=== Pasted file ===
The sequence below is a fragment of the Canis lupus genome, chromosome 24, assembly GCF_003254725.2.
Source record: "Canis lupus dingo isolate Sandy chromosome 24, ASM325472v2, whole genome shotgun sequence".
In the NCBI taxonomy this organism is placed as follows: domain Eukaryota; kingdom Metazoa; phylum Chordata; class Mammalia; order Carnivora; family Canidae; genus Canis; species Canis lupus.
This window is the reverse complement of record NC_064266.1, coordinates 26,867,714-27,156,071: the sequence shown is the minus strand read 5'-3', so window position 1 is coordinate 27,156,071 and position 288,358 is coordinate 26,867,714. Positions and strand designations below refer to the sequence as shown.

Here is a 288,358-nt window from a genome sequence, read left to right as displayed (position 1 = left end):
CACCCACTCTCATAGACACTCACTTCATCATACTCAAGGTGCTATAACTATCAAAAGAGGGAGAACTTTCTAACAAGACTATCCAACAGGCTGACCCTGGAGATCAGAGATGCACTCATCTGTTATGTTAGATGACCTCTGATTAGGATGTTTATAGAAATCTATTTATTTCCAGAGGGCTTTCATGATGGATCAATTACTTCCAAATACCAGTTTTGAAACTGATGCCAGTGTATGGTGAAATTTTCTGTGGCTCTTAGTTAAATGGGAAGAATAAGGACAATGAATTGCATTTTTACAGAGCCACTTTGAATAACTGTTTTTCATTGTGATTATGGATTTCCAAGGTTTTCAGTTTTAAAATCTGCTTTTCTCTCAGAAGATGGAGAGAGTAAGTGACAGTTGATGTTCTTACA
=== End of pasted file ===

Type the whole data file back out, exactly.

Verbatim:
The sequence below is a fragment of the Canis lupus genome, chromosome 24, assembly GCF_003254725.2.
Source record: "Canis lupus dingo isolate Sandy chromosome 24, ASM325472v2, whole genome shotgun sequence".
In the NCBI taxonomy this organism is placed as follows: domain Eukaryota; kingdom Metazoa; phylum Chordata; class Mammalia; order Carnivora; family Canidae; genus Canis; species Canis lupus.
This window is the reverse complement of record NC_064266.1, coordinates 26,867,714-27,156,071: the sequence shown is the minus strand read 5'-3', so window position 1 is coordinate 27,156,071 and position 288,358 is coordinate 26,867,714. Positions and strand designations below refer to the sequence as shown.

Here is a 288,358-nt window from a genome sequence, read left to right as displayed (position 1 = left end):
CACCCACTCTCATAGACACTCACTTCATCATACTCAAGGTGCTATAACTATCAAAAGAGGGAGAACTTTCTAACAAGACTATCCAACAGGCTGACCCTGGAGATCAGAGATGCACTCATCTGTTATGTTAGATGACCTCTGATTAGGATGTTTATAGAAATCTATTTATTTCCAGAGGGCTTTCATGATGGATCAATTACTTCCAAATACCAGTTTTGAAACTGATGCCAGTGTATGGTGAAATTTTCTGTGGCTCTTAGTTAAATGGGAAGAATAAGGACAATGAATTGCATTTTTACAGAGCCACTTTGAATAACTGTTTTTCATTGTGATTATGGATTTCCAAGGTTTTCAGTTTTAAAATCTGCTTTTCTCTCAGAAGATGGAGAGAGTAAGTGACAGTTGATGTTCTTACA